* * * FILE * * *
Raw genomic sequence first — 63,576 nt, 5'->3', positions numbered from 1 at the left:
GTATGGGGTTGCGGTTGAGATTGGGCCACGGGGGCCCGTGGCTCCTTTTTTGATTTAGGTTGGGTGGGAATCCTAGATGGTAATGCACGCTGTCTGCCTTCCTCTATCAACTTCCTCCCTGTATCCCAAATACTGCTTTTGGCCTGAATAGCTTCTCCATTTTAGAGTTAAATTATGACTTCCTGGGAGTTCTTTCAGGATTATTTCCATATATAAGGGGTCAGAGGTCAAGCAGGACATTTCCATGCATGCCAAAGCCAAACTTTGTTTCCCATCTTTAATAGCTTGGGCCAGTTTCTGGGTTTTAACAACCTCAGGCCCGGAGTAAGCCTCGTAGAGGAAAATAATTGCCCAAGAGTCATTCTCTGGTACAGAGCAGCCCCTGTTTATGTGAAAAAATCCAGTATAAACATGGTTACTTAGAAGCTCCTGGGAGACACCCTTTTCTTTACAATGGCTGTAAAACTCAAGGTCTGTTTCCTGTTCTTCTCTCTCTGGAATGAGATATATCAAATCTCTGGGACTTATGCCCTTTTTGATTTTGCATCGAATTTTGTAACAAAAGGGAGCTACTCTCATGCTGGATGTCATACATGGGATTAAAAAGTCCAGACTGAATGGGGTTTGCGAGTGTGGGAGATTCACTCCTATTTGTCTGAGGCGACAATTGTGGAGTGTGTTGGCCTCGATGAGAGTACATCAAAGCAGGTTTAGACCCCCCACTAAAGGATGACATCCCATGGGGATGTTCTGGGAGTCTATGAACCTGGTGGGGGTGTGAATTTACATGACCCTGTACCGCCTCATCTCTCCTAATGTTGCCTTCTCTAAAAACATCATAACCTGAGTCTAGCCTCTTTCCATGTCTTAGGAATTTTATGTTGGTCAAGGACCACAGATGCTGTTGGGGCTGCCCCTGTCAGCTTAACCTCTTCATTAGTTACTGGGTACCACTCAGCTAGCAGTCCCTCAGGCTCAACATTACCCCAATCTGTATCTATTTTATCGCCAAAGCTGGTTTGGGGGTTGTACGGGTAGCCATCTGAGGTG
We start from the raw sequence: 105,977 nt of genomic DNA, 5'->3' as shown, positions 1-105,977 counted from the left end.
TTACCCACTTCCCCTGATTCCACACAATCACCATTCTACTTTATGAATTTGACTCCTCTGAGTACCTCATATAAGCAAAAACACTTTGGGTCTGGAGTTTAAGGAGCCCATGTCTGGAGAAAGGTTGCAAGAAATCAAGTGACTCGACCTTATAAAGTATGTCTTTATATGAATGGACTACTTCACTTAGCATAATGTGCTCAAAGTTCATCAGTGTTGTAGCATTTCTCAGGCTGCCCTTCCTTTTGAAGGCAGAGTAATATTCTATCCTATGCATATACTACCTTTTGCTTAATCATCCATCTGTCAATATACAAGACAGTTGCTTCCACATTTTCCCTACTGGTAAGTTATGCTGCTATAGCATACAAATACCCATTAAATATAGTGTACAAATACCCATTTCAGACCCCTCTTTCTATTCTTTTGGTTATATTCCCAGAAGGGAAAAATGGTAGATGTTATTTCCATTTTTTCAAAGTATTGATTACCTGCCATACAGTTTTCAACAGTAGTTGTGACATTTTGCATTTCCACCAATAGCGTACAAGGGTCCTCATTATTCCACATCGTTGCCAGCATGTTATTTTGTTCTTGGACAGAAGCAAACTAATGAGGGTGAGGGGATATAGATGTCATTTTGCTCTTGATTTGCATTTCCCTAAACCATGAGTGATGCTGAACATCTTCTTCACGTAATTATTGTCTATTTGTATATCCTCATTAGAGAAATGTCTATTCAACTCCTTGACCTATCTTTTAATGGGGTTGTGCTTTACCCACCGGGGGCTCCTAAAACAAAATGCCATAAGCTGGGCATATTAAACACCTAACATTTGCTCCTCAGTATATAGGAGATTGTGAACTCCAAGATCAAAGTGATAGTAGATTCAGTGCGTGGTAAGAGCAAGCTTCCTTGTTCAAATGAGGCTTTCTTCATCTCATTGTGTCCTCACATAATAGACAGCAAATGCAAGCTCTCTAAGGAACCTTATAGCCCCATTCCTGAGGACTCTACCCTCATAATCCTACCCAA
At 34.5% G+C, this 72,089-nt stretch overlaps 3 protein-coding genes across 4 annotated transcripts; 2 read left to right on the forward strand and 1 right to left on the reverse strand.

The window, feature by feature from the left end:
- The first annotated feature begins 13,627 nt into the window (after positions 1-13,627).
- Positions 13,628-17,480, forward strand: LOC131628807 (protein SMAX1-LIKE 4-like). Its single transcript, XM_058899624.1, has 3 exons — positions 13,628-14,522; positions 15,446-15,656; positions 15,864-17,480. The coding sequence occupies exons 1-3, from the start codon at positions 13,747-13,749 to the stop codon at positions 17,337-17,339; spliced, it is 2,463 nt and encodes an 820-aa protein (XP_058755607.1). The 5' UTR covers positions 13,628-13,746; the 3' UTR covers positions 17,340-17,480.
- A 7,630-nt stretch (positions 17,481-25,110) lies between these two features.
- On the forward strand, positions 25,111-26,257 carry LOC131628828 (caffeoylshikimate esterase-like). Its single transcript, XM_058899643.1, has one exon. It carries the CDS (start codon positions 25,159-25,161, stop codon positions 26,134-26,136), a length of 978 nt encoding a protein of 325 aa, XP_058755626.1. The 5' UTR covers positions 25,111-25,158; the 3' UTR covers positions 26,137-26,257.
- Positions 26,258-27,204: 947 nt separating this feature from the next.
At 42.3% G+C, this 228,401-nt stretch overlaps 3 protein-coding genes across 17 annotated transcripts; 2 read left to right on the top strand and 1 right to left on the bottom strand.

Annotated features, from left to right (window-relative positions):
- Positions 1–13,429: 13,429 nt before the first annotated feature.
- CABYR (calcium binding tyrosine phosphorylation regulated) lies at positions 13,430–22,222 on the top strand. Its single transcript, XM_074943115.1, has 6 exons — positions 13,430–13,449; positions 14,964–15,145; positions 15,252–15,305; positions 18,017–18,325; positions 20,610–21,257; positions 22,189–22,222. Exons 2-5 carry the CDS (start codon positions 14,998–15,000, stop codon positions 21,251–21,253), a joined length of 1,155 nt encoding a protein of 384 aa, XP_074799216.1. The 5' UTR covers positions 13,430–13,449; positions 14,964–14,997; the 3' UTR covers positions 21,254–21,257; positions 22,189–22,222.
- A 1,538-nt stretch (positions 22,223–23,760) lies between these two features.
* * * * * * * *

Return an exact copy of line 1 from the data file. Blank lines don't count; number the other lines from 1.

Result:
Raw genomic sequence first — 63,576 nt, 5'->3', positions numbered from 1 at the left: